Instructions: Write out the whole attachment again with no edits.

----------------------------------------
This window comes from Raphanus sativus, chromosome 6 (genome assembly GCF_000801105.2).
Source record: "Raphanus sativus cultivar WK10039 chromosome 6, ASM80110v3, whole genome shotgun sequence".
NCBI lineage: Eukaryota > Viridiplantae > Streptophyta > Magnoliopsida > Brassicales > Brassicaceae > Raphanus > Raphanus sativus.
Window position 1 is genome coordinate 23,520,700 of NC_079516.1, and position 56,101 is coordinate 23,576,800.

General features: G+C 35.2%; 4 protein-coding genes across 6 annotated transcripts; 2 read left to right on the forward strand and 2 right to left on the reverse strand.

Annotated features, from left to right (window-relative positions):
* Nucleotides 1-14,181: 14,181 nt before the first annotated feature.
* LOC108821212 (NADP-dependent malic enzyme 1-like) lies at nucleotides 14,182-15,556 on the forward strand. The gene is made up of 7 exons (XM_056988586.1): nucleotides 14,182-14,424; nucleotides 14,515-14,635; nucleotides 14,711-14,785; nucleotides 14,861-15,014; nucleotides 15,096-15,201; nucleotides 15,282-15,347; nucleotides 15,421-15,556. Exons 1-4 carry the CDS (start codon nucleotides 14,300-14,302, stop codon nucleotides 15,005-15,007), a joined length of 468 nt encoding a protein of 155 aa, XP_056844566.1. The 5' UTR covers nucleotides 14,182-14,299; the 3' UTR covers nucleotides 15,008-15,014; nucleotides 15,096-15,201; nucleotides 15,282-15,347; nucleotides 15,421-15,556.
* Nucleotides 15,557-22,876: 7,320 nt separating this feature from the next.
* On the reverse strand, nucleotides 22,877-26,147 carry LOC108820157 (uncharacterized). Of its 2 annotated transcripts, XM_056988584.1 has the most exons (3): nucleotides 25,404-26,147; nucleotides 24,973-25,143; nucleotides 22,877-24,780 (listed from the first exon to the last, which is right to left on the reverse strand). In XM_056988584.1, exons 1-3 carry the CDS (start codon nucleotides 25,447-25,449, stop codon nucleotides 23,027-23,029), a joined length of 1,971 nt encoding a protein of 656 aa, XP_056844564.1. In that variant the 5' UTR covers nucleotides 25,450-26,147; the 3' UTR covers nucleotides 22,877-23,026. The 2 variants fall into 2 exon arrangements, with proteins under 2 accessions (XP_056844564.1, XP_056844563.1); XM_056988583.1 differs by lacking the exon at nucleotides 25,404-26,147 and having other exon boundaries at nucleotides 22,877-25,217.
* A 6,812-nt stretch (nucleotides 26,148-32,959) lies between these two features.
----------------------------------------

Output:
This window comes from Raphanus sativus, chromosome 6 (genome assembly GCF_000801105.2).
Source record: "Raphanus sativus cultivar WK10039 chromosome 6, ASM80110v3, whole genome shotgun sequence".
NCBI lineage: Eukaryota > Viridiplantae > Streptophyta > Magnoliopsida > Brassicales > Brassicaceae > Raphanus > Raphanus sativus.
Window position 1 is genome coordinate 23,520,700 of NC_079516.1, and position 56,101 is coordinate 23,576,800.

General features: G+C 35.2%; 4 protein-coding genes across 6 annotated transcripts; 2 read left to right on the forward strand and 2 right to left on the reverse strand.

Annotated features, from left to right (window-relative positions):
* Nucleotides 1-14,181: 14,181 nt before the first annotated feature.
* LOC108821212 (NADP-dependent malic enzyme 1-like) lies at nucleotides 14,182-15,556 on the forward strand. The gene is made up of 7 exons (XM_056988586.1): nucleotides 14,182-14,424; nucleotides 14,515-14,635; nucleotides 14,711-14,785; nucleotides 14,861-15,014; nucleotides 15,096-15,201; nucleotides 15,282-15,347; nucleotides 15,421-15,556. Exons 1-4 carry the CDS (start codon nucleotides 14,300-14,302, stop codon nucleotides 15,005-15,007), a joined length of 468 nt encoding a protein of 155 aa, XP_056844566.1. The 5' UTR covers nucleotides 14,182-14,299; the 3' UTR covers nucleotides 15,008-15,014; nucleotides 15,096-15,201; nucleotides 15,282-15,347; nucleotides 15,421-15,556.
* Nucleotides 15,557-22,876: 7,320 nt separating this feature from the next.
* On the reverse strand, nucleotides 22,877-26,147 carry LOC108820157 (uncharacterized). Of its 2 annotated transcripts, XM_056988584.1 has the most exons (3): nucleotides 25,404-26,147; nucleotides 24,973-25,143; nucleotides 22,877-24,780 (listed from the first exon to the last, which is right to left on the reverse strand). In XM_056988584.1, exons 1-3 carry the CDS (start codon nucleotides 25,447-25,449, stop codon nucleotides 23,027-23,029), a joined length of 1,971 nt encoding a protein of 656 aa, XP_056844564.1. In that variant the 5' UTR covers nucleotides 25,450-26,147; the 3' UTR covers nucleotides 22,877-23,026. The 2 variants fall into 2 exon arrangements, with proteins under 2 accessions (XP_056844564.1, XP_056844563.1); XM_056988583.1 differs by lacking the exon at nucleotides 25,404-26,147 and having other exon boundaries at nucleotides 22,877-25,217.
* A 6,812-nt stretch (nucleotides 26,148-32,959) lies between these two features.